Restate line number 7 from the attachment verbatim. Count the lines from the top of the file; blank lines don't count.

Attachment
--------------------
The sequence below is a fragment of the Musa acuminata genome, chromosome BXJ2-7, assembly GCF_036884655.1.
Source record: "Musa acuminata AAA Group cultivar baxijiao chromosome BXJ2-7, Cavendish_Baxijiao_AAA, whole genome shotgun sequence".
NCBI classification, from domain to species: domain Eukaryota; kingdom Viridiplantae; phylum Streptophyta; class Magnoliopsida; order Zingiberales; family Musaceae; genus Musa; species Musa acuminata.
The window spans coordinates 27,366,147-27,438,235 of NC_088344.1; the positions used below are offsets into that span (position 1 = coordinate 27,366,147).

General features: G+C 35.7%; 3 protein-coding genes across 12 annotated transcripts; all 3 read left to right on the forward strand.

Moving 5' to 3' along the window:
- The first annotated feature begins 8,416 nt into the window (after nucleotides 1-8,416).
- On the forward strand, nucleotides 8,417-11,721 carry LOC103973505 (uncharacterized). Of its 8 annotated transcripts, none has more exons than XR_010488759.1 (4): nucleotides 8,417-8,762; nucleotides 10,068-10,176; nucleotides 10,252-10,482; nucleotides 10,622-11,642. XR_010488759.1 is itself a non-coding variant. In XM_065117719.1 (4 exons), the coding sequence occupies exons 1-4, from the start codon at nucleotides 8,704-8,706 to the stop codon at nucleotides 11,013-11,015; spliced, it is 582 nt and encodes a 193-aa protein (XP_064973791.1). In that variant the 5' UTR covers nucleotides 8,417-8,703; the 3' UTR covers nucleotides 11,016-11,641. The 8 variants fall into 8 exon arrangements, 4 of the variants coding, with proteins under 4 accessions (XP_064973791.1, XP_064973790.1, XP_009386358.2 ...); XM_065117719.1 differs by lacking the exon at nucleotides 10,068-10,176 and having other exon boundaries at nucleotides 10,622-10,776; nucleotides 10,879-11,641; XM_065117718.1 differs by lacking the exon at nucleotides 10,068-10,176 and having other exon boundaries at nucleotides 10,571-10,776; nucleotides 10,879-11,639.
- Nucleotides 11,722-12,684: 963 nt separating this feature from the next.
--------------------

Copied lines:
- The first annotated feature begins 8,416 nt into the window (after nucleotides 1-8,416).